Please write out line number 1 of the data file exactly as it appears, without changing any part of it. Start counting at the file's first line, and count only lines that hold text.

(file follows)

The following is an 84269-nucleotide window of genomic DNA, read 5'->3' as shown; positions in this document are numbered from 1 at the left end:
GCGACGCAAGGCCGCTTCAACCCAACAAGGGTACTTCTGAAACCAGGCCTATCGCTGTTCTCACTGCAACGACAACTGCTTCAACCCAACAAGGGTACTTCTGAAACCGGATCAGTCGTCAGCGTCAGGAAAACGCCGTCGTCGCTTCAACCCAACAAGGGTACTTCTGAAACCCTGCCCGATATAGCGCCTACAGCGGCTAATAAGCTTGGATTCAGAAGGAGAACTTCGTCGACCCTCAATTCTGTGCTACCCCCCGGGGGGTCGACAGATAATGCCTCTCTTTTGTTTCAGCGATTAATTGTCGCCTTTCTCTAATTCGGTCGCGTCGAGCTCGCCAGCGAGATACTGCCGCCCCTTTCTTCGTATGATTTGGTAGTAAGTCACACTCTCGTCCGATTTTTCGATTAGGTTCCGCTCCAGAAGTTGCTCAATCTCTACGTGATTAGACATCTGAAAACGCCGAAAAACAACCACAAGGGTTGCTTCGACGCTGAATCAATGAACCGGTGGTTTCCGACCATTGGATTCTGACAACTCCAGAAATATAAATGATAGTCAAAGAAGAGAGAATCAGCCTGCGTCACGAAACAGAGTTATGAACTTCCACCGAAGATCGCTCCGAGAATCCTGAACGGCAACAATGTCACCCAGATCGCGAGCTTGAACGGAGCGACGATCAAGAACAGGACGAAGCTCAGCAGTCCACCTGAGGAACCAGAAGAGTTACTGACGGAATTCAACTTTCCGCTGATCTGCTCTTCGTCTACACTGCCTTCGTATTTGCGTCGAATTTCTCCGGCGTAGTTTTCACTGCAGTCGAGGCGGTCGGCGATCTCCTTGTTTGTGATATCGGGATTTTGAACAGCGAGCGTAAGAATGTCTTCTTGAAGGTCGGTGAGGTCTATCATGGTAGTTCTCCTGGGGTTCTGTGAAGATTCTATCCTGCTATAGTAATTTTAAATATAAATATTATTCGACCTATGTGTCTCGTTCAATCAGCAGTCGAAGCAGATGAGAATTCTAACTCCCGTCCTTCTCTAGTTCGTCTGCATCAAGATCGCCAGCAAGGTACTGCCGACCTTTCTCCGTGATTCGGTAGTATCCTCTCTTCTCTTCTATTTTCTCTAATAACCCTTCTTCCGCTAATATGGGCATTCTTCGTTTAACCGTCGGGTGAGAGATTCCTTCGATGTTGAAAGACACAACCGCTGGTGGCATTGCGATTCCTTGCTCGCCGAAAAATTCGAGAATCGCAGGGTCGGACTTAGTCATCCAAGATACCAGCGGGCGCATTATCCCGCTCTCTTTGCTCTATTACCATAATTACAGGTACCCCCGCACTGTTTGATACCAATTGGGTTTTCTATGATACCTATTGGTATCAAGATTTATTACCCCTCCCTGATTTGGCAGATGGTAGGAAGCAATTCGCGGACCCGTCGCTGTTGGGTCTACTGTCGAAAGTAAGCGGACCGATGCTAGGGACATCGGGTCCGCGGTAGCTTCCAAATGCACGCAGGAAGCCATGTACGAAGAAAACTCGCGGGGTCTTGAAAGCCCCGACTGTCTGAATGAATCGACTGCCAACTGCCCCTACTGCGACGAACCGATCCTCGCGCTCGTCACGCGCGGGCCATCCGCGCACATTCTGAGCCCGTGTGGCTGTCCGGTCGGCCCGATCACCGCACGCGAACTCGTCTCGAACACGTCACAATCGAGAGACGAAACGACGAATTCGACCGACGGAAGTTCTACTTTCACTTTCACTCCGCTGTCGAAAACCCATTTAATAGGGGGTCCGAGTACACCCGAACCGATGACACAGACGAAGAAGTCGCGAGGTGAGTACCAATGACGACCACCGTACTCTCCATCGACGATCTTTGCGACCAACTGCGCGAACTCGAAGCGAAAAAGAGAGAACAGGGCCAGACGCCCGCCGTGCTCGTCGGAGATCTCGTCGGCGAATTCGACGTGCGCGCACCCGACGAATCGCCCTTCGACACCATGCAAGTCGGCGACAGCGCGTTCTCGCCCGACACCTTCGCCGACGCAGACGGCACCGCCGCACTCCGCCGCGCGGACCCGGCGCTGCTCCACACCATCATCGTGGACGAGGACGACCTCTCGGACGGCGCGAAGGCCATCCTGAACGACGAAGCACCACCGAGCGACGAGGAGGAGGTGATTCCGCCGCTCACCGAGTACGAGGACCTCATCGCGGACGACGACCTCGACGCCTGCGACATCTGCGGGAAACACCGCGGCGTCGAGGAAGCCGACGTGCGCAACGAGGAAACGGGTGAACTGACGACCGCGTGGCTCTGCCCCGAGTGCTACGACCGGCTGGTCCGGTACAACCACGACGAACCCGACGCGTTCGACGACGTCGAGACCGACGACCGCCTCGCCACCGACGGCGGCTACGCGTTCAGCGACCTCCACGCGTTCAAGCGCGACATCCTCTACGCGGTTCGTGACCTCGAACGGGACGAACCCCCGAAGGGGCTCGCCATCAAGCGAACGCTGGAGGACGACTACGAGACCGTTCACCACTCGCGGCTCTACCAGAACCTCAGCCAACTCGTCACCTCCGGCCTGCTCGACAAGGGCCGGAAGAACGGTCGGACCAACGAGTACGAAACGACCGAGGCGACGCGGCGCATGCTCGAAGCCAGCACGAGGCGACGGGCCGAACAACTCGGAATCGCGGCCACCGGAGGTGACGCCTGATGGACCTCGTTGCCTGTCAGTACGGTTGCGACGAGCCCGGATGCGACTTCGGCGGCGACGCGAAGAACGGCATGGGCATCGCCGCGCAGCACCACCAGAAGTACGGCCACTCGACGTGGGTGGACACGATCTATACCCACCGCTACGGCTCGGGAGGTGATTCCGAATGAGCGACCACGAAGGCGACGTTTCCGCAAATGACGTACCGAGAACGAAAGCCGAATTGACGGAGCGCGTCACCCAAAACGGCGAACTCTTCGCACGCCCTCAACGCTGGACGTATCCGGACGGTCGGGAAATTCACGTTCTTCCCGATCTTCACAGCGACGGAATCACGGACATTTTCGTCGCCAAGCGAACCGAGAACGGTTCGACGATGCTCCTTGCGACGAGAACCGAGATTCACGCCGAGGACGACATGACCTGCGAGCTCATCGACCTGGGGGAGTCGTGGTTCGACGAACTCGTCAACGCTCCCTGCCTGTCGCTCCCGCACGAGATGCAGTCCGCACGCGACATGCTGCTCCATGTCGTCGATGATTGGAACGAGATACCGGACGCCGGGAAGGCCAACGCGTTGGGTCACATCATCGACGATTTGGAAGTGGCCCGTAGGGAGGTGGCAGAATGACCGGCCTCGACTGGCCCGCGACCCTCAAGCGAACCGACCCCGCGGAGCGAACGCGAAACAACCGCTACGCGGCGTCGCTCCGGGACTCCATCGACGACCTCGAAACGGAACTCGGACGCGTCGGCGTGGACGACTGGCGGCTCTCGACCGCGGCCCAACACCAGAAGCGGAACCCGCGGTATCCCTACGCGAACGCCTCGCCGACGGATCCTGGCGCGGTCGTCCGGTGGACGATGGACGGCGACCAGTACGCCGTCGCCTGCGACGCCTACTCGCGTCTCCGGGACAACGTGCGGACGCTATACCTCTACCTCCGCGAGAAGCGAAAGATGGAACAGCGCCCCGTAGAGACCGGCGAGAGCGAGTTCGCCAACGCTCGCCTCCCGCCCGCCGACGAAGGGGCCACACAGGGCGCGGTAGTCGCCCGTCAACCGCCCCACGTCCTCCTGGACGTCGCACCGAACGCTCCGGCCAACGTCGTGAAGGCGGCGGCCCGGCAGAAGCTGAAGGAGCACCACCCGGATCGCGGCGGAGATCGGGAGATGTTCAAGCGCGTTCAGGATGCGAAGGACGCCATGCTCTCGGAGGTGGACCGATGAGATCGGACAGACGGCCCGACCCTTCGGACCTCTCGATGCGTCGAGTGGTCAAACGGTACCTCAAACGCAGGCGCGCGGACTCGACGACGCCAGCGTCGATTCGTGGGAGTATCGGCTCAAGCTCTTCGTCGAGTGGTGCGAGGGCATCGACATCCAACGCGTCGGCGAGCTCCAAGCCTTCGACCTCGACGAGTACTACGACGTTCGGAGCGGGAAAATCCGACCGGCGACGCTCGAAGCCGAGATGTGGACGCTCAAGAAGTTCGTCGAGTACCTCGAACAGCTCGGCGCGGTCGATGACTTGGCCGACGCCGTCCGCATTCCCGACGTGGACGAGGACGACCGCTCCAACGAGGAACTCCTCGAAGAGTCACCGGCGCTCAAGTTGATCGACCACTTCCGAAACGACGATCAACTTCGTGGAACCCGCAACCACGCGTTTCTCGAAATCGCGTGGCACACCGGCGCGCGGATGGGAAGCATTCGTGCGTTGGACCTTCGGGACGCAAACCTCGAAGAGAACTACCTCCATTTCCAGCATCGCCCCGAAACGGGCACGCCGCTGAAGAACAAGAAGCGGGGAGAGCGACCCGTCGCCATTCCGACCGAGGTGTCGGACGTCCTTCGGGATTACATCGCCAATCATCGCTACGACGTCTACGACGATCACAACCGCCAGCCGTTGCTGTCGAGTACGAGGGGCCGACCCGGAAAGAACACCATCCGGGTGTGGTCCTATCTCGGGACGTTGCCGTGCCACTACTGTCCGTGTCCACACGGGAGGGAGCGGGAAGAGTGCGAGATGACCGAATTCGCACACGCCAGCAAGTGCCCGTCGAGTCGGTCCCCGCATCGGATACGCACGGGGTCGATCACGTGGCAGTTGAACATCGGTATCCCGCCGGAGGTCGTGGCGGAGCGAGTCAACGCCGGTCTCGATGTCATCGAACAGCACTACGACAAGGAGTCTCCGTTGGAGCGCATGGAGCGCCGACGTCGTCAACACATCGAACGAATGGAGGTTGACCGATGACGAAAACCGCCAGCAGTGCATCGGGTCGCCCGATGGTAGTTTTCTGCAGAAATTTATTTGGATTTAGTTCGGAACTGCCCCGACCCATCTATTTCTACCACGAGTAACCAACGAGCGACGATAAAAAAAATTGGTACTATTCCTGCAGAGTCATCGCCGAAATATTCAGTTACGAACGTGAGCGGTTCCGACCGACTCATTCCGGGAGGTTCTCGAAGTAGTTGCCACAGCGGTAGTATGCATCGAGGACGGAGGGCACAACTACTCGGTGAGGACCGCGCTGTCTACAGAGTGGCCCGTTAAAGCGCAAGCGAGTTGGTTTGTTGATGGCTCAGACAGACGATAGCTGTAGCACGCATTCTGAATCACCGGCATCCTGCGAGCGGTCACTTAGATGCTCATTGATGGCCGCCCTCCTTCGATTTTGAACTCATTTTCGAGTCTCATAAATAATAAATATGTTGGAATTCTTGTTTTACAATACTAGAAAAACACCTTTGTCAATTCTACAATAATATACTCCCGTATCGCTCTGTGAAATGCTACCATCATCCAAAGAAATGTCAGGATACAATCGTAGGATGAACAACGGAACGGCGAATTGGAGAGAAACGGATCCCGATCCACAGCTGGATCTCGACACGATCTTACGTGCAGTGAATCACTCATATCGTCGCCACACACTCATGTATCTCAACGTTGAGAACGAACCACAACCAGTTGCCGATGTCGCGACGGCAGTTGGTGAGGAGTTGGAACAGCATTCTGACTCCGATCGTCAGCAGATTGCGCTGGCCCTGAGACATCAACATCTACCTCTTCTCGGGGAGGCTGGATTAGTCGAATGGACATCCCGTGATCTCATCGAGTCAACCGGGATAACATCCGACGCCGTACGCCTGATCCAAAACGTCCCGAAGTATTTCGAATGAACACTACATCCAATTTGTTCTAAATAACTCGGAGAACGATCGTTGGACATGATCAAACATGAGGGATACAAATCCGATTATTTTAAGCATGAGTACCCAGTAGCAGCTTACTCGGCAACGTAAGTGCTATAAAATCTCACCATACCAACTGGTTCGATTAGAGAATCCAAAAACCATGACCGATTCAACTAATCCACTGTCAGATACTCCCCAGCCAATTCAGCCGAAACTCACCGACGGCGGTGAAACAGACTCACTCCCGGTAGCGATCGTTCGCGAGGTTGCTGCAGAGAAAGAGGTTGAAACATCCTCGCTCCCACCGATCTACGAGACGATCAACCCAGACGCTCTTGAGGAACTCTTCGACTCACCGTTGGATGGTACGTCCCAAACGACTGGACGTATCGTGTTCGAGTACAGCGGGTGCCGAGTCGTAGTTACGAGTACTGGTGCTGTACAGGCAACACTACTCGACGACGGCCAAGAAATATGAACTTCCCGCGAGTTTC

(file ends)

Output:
The following is an 84269-nucleotide window of genomic DNA, read 5'->3' as shown; positions in this document are numbered from 1 at the left end: